Conducting interviews is a reliable method of obtaining research data for the social sciences and for marketing purposes. It yields comparable data that can also contain some depth, as the interview questions typically ask about thoughts and opinions. Interviews are therefore most frequently used as a qualitative research tool. Interviews are usually either structured or semi-structured.
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In a structured interview, the interviewer or team of interviewers asks a large sample of interviewees the same set of questions. The order and phrasing of the questions are consistent as the interviewer is reading from a script. The interviewer is allowed to explain questions that the interviewee does not understand, but there are few open-ended questions.
In a semi-structured interview, the interviewer develops and uses an interview guide to be used with a relatively small sample. The guide contains a list of topics to be covered, often with some scripted questions. But a semi-structured interview allows for many more open-ended questions, and the interviewer can probe more deeply when she feels it is necessary.
Developing a questionnaire for a structured interview requires a very clear focus. You must know exactly what you want to find out. Structured interviews may be used to test hypotheses. They can also be used in the preliminary data gathering phase of a research project, to identify issues to be explored in in-depth interviews. In contrast, the inclusion of open-ended questions and the possibility of pursuing different conversational paths during semi-structured interviews makes them more exploratory in nature. It is possible to identify new perspectives and new avenues for research.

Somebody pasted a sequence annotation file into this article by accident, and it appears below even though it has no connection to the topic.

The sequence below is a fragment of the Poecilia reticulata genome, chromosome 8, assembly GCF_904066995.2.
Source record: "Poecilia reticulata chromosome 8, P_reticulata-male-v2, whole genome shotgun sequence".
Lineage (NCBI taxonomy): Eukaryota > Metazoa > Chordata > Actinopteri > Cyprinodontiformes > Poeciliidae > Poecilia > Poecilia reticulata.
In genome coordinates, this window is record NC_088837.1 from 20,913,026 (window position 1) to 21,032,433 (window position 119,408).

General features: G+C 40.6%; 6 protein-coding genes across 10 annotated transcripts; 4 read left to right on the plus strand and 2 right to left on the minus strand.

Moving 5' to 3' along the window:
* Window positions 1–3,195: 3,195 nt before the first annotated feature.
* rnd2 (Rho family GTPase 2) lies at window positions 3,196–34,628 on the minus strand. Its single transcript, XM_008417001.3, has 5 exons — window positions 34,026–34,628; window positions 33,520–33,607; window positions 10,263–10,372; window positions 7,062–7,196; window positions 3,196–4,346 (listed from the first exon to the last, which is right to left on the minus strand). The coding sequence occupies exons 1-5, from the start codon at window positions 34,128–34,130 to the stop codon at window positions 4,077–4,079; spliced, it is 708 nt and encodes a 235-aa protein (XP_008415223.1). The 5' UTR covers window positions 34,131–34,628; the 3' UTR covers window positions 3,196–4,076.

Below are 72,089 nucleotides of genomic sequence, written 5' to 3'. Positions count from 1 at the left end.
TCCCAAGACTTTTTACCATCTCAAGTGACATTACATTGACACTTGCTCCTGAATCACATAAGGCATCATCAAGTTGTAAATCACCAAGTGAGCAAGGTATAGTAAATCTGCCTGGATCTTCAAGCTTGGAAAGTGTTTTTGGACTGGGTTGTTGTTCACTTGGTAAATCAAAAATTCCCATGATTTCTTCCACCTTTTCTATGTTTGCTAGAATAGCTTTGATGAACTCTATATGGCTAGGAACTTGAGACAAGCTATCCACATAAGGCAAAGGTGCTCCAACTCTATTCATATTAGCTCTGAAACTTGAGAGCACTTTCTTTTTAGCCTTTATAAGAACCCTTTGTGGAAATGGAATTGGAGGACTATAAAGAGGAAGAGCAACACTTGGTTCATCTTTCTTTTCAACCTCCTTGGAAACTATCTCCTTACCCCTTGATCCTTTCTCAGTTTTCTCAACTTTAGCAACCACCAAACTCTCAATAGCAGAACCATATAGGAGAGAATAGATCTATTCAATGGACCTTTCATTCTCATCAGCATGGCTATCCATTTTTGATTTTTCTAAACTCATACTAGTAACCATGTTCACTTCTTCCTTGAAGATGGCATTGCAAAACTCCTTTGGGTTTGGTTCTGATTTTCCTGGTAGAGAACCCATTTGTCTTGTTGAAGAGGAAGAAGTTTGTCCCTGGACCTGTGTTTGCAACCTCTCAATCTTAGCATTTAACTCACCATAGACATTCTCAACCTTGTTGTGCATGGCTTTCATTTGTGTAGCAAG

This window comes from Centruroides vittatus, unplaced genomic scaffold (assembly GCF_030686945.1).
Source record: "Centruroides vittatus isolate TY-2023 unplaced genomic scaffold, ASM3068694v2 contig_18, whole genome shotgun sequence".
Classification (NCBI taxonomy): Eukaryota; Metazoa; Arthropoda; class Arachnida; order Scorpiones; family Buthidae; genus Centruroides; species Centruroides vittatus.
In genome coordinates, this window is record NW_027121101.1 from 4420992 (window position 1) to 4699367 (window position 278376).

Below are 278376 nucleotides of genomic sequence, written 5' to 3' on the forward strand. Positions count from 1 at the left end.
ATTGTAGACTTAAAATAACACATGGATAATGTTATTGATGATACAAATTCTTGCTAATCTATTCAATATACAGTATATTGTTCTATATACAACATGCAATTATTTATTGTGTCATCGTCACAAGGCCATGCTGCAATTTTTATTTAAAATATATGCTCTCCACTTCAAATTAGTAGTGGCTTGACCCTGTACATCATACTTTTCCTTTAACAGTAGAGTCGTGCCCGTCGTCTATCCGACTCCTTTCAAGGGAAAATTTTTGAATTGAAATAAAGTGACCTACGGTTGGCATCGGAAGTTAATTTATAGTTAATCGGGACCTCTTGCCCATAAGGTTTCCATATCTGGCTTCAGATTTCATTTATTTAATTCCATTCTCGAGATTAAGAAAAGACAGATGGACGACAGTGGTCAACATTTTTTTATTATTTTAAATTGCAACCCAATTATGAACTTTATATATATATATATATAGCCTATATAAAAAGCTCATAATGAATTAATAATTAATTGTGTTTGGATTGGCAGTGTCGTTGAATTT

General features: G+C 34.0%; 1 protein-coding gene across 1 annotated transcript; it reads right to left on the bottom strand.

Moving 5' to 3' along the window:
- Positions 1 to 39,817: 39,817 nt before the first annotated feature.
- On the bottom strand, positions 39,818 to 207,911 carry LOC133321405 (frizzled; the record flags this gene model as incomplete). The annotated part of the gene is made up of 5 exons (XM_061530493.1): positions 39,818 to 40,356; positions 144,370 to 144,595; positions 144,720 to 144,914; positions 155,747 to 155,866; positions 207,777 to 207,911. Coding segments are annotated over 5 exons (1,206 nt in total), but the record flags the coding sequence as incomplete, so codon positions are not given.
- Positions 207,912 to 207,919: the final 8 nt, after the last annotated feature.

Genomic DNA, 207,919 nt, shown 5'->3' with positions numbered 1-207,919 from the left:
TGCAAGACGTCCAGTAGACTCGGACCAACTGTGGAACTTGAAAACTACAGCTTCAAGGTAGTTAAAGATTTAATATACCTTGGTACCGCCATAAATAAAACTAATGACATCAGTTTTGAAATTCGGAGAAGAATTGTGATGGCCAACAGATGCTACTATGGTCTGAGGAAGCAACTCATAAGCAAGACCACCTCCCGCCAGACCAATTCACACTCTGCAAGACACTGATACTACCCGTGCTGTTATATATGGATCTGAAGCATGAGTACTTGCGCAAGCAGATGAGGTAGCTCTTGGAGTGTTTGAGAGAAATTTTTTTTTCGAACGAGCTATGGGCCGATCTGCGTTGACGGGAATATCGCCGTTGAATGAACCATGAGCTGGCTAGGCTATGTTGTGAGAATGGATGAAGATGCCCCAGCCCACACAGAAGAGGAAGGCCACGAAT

Structured interviews can be conducted efficiently by interviewers who have been trained to follow scripts. They do not normally require a particular rapport to be developed between interviewer and interviewee. In fact, many market research companies recruit students or entry-level staff to conduct structured interviews over the telephone.
Semi-structured interviews are more often conducted by experienced researchers with an in-depth knowledge of the subject being researched. They need to be able to develop a rapport with the interviewee in order to ask follow-up questions and encourage more detailed answers.
Responses in a structured interview are usually recorded by the interviewer ticking boxes. She may take notes to record answers to open-ended questions. The resulting data is consistent and can be compared across a large number of respondents. It can be analysed quantitatively as well as qualitatively. A researcher conducting a semi-structured interview will usually use audio or video equipment to record the interview. The resulting qualitative data is reliable and comparable.
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